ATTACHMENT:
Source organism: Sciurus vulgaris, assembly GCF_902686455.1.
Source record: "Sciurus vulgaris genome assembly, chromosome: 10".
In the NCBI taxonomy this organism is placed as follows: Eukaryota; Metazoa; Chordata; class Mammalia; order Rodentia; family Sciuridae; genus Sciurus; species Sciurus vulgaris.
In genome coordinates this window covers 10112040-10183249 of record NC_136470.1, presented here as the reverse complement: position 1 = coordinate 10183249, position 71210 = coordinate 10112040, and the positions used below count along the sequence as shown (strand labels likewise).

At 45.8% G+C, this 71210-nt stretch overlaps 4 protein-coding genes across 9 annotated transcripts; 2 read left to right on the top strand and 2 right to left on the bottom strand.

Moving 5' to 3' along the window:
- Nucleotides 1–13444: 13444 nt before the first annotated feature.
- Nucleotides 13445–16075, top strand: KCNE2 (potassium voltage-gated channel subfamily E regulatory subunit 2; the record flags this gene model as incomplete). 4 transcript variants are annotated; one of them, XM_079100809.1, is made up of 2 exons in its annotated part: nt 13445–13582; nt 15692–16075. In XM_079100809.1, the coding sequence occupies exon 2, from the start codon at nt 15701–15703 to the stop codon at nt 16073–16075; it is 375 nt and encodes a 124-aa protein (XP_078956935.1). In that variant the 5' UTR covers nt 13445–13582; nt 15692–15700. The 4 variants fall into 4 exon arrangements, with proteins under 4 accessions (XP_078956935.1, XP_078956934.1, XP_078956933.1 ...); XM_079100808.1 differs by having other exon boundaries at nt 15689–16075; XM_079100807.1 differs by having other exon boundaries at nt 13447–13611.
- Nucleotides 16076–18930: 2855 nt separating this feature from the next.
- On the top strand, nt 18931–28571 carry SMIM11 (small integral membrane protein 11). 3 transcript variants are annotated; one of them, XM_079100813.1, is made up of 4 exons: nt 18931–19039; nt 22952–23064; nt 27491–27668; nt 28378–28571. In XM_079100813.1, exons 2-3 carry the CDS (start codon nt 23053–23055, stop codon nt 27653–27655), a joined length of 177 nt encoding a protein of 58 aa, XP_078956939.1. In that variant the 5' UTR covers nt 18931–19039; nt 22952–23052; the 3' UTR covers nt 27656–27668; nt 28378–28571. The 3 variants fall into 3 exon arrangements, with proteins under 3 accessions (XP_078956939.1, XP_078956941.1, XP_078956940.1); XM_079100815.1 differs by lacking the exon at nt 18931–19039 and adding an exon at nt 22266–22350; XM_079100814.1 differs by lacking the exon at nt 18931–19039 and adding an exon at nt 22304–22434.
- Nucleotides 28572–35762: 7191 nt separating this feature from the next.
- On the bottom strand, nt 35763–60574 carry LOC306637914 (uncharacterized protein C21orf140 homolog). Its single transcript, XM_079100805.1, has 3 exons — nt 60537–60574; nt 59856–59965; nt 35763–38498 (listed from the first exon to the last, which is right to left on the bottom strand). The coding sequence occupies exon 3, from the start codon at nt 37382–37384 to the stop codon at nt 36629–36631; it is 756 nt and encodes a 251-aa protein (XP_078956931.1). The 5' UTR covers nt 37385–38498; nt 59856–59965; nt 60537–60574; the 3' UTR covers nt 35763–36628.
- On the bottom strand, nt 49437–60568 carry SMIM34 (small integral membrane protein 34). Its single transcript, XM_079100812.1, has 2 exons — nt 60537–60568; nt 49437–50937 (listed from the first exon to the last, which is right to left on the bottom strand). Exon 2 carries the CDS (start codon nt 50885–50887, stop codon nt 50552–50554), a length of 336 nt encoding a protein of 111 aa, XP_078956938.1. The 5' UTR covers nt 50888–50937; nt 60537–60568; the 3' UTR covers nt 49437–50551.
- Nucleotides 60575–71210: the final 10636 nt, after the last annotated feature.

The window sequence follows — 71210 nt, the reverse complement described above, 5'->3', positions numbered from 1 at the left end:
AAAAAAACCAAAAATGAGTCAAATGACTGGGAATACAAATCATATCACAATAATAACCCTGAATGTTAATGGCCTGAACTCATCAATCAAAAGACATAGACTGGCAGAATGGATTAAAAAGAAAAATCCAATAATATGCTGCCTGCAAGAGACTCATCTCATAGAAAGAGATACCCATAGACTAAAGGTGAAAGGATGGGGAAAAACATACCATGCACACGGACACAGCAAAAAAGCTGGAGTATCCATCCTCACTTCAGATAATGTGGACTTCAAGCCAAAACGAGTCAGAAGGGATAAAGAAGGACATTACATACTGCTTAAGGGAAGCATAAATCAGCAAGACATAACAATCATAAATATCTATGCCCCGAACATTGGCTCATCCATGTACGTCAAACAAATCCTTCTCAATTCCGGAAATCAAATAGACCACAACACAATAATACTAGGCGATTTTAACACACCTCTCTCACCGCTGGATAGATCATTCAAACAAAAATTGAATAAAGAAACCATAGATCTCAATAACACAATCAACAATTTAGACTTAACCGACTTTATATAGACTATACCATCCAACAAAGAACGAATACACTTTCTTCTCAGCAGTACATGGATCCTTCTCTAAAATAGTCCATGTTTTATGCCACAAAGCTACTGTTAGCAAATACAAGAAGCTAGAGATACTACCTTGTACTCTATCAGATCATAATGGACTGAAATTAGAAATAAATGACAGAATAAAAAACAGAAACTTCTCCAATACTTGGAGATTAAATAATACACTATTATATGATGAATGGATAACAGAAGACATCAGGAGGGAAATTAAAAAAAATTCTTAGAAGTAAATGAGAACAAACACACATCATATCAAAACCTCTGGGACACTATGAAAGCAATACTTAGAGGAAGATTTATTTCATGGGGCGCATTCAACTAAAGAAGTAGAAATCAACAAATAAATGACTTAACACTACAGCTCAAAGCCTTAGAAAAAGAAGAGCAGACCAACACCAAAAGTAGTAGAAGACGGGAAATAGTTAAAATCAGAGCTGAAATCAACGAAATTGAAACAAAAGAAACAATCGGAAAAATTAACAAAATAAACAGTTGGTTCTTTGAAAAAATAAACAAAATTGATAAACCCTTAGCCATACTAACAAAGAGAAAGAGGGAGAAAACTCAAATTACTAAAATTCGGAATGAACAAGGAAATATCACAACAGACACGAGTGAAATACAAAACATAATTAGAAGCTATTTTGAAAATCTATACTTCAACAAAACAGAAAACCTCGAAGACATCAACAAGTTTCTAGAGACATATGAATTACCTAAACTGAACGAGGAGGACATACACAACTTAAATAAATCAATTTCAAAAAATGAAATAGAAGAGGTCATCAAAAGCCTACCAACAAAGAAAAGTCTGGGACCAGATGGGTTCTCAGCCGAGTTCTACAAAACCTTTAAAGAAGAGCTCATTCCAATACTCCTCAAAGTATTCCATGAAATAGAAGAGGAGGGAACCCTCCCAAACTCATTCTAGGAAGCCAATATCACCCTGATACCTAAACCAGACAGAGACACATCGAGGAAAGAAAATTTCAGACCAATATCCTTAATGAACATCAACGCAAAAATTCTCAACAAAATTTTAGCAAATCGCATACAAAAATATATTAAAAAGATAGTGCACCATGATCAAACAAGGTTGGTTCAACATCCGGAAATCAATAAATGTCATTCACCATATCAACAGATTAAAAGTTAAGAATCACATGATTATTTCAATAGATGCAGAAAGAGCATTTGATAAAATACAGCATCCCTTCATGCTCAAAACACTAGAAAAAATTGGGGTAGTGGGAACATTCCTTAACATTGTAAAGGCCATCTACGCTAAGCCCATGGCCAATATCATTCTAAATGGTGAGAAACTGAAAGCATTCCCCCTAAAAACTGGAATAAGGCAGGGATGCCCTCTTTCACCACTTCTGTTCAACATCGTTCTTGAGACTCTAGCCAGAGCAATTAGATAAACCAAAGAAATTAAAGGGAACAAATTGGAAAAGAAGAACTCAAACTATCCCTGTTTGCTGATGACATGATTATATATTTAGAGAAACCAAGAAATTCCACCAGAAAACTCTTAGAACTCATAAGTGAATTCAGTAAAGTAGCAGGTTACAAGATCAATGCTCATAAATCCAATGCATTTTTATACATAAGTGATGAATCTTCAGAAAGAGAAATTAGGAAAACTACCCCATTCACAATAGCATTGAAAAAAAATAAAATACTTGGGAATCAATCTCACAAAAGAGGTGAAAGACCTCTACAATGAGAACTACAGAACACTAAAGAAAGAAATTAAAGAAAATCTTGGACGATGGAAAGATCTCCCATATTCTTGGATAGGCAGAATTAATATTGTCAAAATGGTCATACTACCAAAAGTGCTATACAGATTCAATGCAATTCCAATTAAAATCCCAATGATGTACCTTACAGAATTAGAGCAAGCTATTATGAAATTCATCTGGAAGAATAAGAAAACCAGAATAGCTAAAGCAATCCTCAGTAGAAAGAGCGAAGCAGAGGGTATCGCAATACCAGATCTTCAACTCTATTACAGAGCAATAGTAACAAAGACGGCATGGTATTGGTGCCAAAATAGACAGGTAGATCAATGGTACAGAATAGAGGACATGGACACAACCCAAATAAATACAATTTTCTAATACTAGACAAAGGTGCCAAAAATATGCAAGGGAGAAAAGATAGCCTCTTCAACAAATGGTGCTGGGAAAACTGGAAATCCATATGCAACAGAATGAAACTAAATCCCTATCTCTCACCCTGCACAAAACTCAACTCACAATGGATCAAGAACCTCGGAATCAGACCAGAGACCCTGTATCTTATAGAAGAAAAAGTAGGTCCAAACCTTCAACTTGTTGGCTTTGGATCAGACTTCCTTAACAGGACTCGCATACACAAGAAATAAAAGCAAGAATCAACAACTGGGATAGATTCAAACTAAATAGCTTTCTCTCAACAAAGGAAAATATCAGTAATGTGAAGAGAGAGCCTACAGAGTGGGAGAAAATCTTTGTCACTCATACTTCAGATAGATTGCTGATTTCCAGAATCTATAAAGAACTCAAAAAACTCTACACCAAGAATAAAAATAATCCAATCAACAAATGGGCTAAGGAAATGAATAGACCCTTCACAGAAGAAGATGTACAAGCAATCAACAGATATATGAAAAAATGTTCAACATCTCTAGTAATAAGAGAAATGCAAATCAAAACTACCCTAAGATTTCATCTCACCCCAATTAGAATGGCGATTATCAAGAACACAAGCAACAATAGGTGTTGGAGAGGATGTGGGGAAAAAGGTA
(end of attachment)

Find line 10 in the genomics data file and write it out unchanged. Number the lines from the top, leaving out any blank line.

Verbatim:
- On the top strand, nt 18931–28571 carry SMIM11 (small integral membrane protein 11). 3 transcript variants are annotated; one of them, XM_079100813.1, is made up of 4 exons: nt 18931–19039; nt 22952–23064; nt 27491–27668; nt 28378–28571. In XM_079100813.1, exons 2-3 carry the CDS (start codon nt 23053–23055, stop codon nt 27653–27655), a joined length of 177 nt encoding a protein of 58 aa, XP_078956939.1. In that variant the 5' UTR covers nt 18931–19039; nt 22952–23052; the 3' UTR covers nt 27656–27668; nt 28378–28571. The 3 variants fall into 3 exon arrangements, with proteins under 3 accessions (XP_078956939.1, XP_078956941.1, XP_078956940.1); XM_079100815.1 differs by lacking the exon at nt 18931–19039 and adding an exon at nt 22266–22350; XM_079100814.1 differs by lacking the exon at nt 18931–19039 and adding an exon at nt 22304–22434.